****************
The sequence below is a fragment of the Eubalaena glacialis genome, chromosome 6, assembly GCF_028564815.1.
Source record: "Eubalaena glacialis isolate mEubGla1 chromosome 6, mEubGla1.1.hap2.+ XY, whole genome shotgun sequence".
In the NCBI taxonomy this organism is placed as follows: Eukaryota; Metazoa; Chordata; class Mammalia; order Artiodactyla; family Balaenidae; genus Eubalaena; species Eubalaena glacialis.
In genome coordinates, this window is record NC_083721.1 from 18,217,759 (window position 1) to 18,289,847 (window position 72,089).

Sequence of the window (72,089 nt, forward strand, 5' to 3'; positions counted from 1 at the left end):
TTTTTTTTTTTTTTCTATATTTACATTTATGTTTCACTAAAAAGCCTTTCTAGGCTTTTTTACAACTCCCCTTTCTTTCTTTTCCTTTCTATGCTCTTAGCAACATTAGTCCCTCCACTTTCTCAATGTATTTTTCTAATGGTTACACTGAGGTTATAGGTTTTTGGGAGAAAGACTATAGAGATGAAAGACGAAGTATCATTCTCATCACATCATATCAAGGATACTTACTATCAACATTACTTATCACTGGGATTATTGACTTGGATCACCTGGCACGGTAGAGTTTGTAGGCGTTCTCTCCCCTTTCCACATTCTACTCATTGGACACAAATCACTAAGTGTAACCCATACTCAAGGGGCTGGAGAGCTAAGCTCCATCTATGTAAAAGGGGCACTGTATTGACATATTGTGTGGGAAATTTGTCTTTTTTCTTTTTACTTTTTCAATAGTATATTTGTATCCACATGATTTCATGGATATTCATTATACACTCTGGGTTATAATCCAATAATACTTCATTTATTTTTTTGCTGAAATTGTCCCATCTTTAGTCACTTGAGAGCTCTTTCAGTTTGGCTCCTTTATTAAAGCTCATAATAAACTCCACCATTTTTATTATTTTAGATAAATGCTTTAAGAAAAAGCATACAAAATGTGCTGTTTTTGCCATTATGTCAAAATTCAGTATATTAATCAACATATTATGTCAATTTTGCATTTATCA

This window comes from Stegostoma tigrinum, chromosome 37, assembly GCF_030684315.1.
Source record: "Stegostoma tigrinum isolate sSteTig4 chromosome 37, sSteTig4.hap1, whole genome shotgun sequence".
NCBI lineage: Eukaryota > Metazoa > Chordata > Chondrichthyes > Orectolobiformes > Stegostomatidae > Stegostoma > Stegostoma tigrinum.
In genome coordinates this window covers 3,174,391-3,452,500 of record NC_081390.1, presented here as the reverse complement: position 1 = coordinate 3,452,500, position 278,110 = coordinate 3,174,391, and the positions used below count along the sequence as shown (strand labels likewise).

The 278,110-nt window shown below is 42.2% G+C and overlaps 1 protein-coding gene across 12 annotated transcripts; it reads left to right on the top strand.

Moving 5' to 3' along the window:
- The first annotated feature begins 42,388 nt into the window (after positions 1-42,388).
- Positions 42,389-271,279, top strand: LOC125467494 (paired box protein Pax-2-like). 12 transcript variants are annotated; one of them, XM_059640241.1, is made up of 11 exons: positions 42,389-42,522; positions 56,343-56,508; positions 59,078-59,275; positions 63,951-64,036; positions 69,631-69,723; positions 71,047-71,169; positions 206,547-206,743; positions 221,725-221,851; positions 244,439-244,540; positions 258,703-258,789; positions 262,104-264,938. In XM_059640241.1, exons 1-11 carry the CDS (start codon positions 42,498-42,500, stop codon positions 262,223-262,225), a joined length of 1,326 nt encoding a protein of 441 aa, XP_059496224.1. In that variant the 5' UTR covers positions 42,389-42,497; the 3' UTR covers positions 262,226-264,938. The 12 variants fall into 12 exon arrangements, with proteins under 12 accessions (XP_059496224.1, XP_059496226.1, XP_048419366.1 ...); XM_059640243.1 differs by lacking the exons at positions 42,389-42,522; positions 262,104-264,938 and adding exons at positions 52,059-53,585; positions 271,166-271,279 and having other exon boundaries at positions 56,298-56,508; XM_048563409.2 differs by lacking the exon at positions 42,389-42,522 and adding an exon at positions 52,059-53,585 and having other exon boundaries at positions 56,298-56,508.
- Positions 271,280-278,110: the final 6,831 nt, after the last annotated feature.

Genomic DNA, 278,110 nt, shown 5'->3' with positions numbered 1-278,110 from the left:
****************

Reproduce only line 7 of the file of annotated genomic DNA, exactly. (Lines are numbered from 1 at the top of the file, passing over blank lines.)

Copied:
This window comes from Stegostoma tigrinum, chromosome 37, assembly GCF_030684315.1.